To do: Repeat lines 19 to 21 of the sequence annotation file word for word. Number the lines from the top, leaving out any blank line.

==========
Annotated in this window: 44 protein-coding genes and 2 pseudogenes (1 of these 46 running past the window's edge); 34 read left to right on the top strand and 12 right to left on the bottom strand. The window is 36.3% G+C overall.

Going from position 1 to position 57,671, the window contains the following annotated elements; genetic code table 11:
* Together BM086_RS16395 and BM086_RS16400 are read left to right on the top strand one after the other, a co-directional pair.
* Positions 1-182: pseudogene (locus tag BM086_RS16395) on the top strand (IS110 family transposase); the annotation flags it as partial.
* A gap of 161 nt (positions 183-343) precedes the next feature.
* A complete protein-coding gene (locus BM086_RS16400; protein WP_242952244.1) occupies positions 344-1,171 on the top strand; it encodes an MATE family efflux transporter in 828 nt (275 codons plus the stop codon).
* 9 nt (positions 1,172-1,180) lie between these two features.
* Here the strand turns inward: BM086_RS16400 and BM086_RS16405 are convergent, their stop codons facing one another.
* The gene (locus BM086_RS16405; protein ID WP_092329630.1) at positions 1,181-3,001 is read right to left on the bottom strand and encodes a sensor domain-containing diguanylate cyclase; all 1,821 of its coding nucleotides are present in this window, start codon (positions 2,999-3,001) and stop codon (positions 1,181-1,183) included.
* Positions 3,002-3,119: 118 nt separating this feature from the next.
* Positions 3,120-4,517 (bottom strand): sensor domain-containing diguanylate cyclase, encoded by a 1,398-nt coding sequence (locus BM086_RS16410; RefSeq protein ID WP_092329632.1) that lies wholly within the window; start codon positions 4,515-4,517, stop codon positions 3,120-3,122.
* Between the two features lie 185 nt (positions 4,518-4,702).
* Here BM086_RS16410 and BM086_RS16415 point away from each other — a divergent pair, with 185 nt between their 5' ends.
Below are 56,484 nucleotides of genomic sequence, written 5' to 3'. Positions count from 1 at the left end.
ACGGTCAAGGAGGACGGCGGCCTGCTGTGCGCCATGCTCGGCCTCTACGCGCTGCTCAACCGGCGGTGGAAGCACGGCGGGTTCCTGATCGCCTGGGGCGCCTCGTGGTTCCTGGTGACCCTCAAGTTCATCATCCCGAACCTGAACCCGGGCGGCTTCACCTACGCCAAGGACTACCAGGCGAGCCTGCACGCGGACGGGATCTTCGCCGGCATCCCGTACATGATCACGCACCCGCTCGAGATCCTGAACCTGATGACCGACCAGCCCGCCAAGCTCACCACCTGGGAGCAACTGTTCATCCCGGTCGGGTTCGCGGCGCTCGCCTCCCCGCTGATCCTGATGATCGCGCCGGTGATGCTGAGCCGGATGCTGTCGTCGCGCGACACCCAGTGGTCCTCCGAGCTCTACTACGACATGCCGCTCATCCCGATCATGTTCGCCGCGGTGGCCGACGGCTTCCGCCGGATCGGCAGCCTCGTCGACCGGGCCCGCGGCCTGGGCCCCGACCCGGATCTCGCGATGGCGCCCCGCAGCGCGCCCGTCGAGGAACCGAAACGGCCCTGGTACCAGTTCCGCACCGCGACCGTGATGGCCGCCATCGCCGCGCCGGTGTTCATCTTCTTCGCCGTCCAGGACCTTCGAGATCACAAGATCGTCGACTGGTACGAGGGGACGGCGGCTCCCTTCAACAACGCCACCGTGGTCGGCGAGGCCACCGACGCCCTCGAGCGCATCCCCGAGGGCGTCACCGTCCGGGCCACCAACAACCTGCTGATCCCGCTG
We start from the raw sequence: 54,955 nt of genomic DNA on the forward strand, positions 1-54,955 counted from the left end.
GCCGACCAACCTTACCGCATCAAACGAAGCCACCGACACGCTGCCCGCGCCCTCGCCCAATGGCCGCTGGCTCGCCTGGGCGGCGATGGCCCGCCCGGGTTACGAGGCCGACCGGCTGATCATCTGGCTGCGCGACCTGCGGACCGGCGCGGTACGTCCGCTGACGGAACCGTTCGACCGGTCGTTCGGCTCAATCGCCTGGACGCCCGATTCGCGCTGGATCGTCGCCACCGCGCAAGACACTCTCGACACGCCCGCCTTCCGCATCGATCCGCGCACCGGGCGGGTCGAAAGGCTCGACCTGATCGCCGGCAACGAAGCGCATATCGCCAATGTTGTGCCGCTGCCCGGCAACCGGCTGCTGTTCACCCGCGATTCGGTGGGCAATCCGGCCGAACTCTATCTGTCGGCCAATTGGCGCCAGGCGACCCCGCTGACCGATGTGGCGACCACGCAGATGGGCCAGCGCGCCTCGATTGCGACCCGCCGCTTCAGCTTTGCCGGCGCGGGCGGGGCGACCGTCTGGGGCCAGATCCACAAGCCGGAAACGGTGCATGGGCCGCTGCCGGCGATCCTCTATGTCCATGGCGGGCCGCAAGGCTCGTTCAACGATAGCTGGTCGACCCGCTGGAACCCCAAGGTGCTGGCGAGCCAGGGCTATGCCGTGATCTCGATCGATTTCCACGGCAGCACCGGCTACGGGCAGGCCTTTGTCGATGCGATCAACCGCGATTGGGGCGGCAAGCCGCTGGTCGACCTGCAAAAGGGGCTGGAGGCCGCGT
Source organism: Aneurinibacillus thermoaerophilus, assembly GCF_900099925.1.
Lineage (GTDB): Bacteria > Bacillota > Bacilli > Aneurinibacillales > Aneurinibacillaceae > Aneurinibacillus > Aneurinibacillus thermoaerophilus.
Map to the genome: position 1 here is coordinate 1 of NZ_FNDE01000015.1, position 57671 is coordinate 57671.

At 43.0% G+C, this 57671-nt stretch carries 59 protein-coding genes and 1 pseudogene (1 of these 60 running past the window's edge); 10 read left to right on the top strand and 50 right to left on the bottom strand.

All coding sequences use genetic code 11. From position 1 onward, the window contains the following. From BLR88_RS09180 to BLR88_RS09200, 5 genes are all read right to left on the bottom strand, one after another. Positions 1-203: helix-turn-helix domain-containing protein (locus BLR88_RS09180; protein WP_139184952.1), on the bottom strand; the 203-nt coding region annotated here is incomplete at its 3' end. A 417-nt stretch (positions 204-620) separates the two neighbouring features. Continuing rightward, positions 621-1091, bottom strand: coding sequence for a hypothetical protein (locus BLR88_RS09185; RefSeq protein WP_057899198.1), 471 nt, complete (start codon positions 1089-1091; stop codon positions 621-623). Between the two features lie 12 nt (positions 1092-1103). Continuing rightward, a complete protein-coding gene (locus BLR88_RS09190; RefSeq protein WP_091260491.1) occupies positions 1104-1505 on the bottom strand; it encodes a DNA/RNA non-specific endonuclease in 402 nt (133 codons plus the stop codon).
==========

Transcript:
Lineage (GTDB): Bacteria > Bacillota > Bacilli > Aneurinibacillales > Aneurinibacillaceae > Aneurinibacillus > Aneurinibacillus thermoaerophilus.
Map to the genome: position 1 here is coordinate 1 of NZ_FNDE01000015.1, position 57671 is coordinate 57671.

At 43.0% G+C, this 57671-nt stretch carries 59 protein-coding genes and 1 pseudogene (1 of these 60 running past the window's edge); 10 read left to right on the top strand and 50 right to left on the bottom strand.